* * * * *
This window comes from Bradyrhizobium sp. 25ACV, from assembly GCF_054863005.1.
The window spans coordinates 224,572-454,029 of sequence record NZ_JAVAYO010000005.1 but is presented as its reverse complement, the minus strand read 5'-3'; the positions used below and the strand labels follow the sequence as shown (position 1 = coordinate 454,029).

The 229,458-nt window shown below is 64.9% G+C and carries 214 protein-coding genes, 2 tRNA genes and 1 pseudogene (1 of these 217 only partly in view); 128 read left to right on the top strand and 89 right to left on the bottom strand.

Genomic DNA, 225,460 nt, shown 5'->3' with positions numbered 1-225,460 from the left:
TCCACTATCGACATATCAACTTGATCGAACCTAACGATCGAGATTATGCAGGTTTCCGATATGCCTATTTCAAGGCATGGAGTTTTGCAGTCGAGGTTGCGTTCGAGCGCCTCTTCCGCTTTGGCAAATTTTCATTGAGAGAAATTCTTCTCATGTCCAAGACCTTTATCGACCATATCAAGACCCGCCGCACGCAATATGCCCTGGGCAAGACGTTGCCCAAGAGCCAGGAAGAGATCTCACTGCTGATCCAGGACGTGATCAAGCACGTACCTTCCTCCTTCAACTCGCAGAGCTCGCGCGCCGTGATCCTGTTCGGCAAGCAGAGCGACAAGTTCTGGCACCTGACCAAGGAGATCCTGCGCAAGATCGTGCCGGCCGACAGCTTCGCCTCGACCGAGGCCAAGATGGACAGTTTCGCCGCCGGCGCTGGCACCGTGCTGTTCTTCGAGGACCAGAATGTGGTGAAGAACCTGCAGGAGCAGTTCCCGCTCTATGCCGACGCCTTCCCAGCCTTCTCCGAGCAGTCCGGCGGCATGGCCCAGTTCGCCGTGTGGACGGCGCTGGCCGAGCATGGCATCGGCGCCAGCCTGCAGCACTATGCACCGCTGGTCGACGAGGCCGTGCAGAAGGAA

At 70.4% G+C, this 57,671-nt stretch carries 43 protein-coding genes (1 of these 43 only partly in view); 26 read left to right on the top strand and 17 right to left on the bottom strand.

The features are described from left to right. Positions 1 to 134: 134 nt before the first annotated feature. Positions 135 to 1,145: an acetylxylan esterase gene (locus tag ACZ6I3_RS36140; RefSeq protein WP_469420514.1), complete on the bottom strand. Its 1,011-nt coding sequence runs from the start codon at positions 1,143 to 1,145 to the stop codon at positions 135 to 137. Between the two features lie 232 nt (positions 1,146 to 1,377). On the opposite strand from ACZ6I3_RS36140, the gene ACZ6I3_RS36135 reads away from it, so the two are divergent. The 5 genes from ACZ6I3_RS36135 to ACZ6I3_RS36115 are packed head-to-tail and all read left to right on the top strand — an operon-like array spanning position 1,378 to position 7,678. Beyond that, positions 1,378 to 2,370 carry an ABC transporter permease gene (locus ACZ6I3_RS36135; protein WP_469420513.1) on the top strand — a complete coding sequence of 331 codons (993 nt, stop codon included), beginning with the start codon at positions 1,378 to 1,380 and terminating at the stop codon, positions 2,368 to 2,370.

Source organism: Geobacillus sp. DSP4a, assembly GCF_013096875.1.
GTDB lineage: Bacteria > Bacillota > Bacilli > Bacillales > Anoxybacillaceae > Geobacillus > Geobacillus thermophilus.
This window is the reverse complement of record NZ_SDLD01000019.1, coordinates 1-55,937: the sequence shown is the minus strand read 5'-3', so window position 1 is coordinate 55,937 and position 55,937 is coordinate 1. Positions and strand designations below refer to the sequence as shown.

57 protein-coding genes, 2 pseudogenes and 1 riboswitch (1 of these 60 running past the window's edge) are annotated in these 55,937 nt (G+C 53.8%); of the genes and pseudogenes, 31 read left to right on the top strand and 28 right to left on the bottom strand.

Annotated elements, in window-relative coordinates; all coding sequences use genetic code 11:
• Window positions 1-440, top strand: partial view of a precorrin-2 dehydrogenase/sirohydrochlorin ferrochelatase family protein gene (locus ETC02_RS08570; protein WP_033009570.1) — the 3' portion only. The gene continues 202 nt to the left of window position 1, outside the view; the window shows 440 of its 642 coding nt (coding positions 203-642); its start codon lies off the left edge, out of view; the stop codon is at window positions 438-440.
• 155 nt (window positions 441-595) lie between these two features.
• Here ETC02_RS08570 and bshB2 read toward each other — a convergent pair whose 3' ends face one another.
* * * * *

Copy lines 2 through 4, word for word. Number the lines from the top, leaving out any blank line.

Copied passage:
The window spans coordinates 224,572-454,029 of sequence record NZ_JAVAYO010000005.1 but is presented as its reverse complement, the minus strand read 5'-3'; the positions used below and the strand labels follow the sequence as shown (position 1 = coordinate 454,029).

The 229,458-nt window shown below is 64.9% G+C and carries 214 protein-coding genes, 2 tRNA genes and 1 pseudogene (1 of these 217 only partly in view); 128 read left to right on the top strand and 89 right to left on the bottom strand.

Genomic DNA, 225,460 nt, shown 5'->3' with positions numbered 1-225,460 from the left: